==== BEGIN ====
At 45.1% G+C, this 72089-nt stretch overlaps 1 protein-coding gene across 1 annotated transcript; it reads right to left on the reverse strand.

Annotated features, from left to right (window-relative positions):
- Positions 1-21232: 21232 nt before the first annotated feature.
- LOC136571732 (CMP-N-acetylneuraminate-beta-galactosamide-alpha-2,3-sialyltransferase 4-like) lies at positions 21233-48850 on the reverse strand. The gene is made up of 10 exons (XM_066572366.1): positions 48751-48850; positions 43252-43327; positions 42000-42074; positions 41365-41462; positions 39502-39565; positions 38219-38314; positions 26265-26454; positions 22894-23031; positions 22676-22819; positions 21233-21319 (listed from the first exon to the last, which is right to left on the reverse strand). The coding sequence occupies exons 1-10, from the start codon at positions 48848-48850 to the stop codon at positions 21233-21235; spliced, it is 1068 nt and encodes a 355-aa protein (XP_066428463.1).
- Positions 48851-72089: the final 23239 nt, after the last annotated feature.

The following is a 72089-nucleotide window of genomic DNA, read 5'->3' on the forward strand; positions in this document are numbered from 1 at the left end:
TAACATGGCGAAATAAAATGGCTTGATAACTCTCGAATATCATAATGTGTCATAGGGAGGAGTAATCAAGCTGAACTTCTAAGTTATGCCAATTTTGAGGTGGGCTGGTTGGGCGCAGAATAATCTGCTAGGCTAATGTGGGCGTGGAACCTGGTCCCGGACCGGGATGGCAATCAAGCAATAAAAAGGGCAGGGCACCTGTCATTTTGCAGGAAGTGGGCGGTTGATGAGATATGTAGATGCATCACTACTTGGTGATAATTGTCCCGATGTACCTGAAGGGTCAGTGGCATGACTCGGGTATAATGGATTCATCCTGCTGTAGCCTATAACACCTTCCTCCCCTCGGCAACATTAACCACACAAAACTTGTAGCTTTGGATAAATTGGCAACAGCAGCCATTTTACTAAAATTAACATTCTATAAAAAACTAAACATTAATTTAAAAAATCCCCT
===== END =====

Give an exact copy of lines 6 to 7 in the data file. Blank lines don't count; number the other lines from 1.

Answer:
The following is a 72089-nucleotide window of genomic DNA, read 5'->3' on the forward strand; positions in this document are numbered from 1 at the left end:
TAACATGGCGAAATAAAATGGCTTGATAACTCTCGAATATCATAATGTGTCATAGGGAGGAGTAATCAAGCTGAACTTCTAAGTTATGCCAATTTTGAGGTGGGCTGGTTGGGCGCAGAATAATCTGCTAGGCTAATGTGGGCGTGGAACCTGGTCCCGGACCGGGATGGCAATCAAGCAATAAAAAGGGCAGGGCACCTGTCATTTTGCAGGAAGTGGGCGGTTGATGAGATATGTAGATGCATCACTACTTGGTGATAATTGTCCCGATGTACCTGAAGGGTCAGTGGCATGACTCGGGTATAATGGATTCATCCTGCTGTAGCCTATAACACCTTCCTCCCCTCGGCAACATTAACCACACAAAACTTGTAGCTTTGGATAAATTGGCAACAGCAGCCATTTTACTAAAATTAACATTCTATAAAAAACTAAACATTAATTTAAAAAATCCCCT